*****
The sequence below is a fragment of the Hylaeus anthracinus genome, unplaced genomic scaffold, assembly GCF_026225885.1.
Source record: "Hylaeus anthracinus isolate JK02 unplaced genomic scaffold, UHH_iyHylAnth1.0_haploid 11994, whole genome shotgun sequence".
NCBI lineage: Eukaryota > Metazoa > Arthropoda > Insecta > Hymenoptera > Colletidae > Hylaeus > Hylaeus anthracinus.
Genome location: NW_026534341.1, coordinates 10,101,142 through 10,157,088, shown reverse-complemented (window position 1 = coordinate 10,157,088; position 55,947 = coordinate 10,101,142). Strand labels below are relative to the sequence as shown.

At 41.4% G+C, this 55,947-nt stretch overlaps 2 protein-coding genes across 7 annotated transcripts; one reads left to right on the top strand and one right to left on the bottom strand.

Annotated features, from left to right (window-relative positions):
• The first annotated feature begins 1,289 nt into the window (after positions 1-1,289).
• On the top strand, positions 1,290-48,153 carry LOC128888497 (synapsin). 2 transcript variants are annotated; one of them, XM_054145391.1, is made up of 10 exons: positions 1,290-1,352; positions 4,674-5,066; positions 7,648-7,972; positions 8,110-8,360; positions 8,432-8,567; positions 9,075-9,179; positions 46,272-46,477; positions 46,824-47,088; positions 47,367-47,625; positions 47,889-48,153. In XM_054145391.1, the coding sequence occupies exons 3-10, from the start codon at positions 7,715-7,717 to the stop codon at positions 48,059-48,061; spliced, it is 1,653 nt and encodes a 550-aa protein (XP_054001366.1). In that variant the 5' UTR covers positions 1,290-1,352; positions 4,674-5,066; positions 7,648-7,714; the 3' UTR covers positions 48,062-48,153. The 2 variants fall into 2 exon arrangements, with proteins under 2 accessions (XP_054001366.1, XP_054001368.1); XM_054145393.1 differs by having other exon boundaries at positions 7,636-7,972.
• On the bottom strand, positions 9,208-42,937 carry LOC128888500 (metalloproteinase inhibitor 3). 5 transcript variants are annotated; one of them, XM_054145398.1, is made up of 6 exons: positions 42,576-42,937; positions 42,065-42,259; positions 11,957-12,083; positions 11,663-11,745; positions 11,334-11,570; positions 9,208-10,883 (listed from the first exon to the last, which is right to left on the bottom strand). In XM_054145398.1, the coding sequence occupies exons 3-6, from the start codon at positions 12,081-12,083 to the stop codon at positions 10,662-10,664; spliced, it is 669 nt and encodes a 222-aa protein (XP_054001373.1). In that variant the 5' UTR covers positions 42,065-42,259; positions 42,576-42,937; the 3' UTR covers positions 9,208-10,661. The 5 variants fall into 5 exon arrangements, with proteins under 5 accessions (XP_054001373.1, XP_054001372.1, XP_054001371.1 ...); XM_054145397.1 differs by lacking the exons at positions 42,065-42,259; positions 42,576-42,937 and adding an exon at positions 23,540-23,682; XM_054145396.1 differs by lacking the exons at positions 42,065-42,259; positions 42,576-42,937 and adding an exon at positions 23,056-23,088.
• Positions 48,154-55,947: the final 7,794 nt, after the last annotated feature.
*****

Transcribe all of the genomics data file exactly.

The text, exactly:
The sequence below is a fragment of the Hylaeus anthracinus genome, unplaced genomic scaffold, assembly GCF_026225885.1.
Source record: "Hylaeus anthracinus isolate JK02 unplaced genomic scaffold, UHH_iyHylAnth1.0_haploid 11994, whole genome shotgun sequence".
NCBI lineage: Eukaryota > Metazoa > Arthropoda > Insecta > Hymenoptera > Colletidae > Hylaeus > Hylaeus anthracinus.
Genome location: NW_026534341.1, coordinates 10,101,142 through 10,157,088, shown reverse-complemented (window position 1 = coordinate 10,157,088; position 55,947 = coordinate 10,101,142). Strand labels below are relative to the sequence as shown.

At 41.4% G+C, this 55,947-nt stretch overlaps 2 protein-coding genes across 7 annotated transcripts; one reads left to right on the top strand and one right to left on the bottom strand.

Annotated features, from left to right (window-relative positions):
• The first annotated feature begins 1,289 nt into the window (after positions 1-1,289).
• On the top strand, positions 1,290-48,153 carry LOC128888497 (synapsin). 2 transcript variants are annotated; one of them, XM_054145391.1, is made up of 10 exons: positions 1,290-1,352; positions 4,674-5,066; positions 7,648-7,972; positions 8,110-8,360; positions 8,432-8,567; positions 9,075-9,179; positions 46,272-46,477; positions 46,824-47,088; positions 47,367-47,625; positions 47,889-48,153. In XM_054145391.1, the coding sequence occupies exons 3-10, from the start codon at positions 7,715-7,717 to the stop codon at positions 48,059-48,061; spliced, it is 1,653 nt and encodes a 550-aa protein (XP_054001366.1). In that variant the 5' UTR covers positions 1,290-1,352; positions 4,674-5,066; positions 7,648-7,714; the 3' UTR covers positions 48,062-48,153. The 2 variants fall into 2 exon arrangements, with proteins under 2 accessions (XP_054001366.1, XP_054001368.1); XM_054145393.1 differs by having other exon boundaries at positions 7,636-7,972.
• On the bottom strand, positions 9,208-42,937 carry LOC128888500 (metalloproteinase inhibitor 3). 5 transcript variants are annotated; one of them, XM_054145398.1, is made up of 6 exons: positions 42,576-42,937; positions 42,065-42,259; positions 11,957-12,083; positions 11,663-11,745; positions 11,334-11,570; positions 9,208-10,883 (listed from the first exon to the last, which is right to left on the bottom strand). In XM_054145398.1, the coding sequence occupies exons 3-6, from the start codon at positions 12,081-12,083 to the stop codon at positions 10,662-10,664; spliced, it is 669 nt and encodes a 222-aa protein (XP_054001373.1). In that variant the 5' UTR covers positions 42,065-42,259; positions 42,576-42,937; the 3' UTR covers positions 9,208-10,661. The 5 variants fall into 5 exon arrangements, with proteins under 5 accessions (XP_054001373.1, XP_054001372.1, XP_054001371.1 ...); XM_054145397.1 differs by lacking the exons at positions 42,065-42,259; positions 42,576-42,937 and adding an exon at positions 23,540-23,682; XM_054145396.1 differs by lacking the exons at positions 42,065-42,259; positions 42,576-42,937 and adding an exon at positions 23,056-23,088.
• Positions 48,154-55,947: the final 7,794 nt, after the last annotated feature.